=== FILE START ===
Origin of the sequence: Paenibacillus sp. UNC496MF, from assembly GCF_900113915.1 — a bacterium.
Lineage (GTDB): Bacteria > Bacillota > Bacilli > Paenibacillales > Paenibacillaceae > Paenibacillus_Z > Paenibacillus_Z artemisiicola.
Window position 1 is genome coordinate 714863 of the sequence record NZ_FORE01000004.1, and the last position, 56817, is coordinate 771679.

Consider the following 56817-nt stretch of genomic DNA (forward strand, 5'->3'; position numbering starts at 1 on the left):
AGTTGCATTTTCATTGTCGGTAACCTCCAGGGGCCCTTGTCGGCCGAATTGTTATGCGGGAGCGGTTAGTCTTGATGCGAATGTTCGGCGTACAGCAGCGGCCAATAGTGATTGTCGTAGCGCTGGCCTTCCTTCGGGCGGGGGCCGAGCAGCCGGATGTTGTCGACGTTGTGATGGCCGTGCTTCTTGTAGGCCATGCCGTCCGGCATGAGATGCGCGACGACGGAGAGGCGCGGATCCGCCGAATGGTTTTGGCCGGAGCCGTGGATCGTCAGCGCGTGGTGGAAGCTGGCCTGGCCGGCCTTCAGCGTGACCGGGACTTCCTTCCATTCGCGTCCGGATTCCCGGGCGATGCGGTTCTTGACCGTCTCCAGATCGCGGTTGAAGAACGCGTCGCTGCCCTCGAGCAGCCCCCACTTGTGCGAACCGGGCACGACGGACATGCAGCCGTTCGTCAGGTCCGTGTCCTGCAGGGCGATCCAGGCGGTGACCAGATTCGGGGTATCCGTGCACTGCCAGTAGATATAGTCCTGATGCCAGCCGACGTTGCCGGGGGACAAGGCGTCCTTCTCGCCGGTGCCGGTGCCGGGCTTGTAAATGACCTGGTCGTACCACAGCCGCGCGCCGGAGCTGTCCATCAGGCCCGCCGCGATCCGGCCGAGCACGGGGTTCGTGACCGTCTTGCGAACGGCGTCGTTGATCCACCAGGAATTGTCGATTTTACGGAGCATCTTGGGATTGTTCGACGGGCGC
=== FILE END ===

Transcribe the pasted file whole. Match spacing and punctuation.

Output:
Origin of the sequence: Paenibacillus sp. UNC496MF, from assembly GCF_900113915.1 — a bacterium.
Lineage (GTDB): Bacteria > Bacillota > Bacilli > Paenibacillales > Paenibacillaceae > Paenibacillus_Z > Paenibacillus_Z artemisiicola.
Window position 1 is genome coordinate 714863 of the sequence record NZ_FORE01000004.1, and the last position, 56817, is coordinate 771679.

Consider the following 56817-nt stretch of genomic DNA (forward strand, 5'->3'; position numbering starts at 1 on the left):
AGTTGCATTTTCATTGTCGGTAACCTCCAGGGGCCCTTGTCGGCCGAATTGTTATGCGGGAGCGGTTAGTCTTGATGCGAATGTTCGGCGTACAGCAGCGGCCAATAGTGATTGTCGTAGCGCTGGCCTTCCTTCGGGCGGGGGCCGAGCAGCCGGATGTTGTCGACGTTGTGATGGCCGTGCTTCTTGTAGGCCATGCCGTCCGGCATGAGATGCGCGACGACGGAGAGGCGCGGATCCGCCGAATGGTTTTGGCCGGAGCCGTGGATCGTCAGCGCGTGGTGGAAGCTGGCCTGGCCGGCCTTCAGCGTGACCGGGACTTCCTTCCATTCGCGTCCGGATTCCCGGGCGATGCGGTTCTTGACCGTCTCCAGATCGCGGTTGAAGAACGCGTCGCTGCCCTCGAGCAGCCCCCACTTGTGCGAACCGGGCACGACGGACATGCAGCCGTTCGTCAGGTCCGTGTCCTGCAGGGCGATCCAGGCGGTGACCAGATTCGGGGTATCCGTGCACTGCCAGTAGATATAGTCCTGATGCCAGCCGACGTTGCCGGGGGACAAGGCGTCCTTCTCGCCGGTGCCGGTGCCGGGCTTGTAAATGACCTGGTCGTACCACAGCCGCGCGCCGGAGCTGTCCATCAGGCCCGCCGCGATCCGGCCGAGCACGGGGTTCGTGACCGTCTTGCGAACGGCGTCGTTGATCCACCAGGAATTGTCGATTTTACGGAGCATCTTGGGATTGTTCGACGGGCGC